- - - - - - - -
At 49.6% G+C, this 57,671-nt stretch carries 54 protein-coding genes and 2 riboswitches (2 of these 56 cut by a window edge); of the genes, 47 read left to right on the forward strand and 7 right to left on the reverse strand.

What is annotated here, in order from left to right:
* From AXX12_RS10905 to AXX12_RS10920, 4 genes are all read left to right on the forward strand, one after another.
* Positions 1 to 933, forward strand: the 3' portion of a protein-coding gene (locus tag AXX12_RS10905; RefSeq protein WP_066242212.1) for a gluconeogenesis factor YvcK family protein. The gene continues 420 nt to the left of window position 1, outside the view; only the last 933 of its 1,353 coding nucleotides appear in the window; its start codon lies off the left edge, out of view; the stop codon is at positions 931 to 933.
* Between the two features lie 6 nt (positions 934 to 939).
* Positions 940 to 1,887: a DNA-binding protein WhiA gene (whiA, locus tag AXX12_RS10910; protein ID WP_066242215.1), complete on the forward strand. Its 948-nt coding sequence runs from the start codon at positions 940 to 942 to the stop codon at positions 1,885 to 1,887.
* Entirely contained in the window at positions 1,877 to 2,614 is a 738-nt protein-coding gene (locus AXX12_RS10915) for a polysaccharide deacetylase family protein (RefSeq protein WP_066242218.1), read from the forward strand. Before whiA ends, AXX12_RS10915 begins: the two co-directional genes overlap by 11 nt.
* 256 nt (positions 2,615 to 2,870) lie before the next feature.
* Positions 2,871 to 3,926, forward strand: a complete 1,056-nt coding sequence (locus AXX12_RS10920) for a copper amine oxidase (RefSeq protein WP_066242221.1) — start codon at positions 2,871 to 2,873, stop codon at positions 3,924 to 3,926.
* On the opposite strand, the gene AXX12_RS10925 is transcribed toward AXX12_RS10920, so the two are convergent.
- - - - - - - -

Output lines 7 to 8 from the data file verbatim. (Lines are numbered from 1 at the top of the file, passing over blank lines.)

* Entirely contained in the window at positions 1,877 to 2,614 is a 738-nt protein-coding gene (locus AXX12_RS10915) for a polysaccharide deacetylase family protein (RefSeq protein WP_066242218.1), read from the forward strand. Before whiA ends, AXX12_RS10915 begins: the two co-directional genes overlap by 11 nt.
* 256 nt (positions 2,615 to 2,870) lie before the next feature.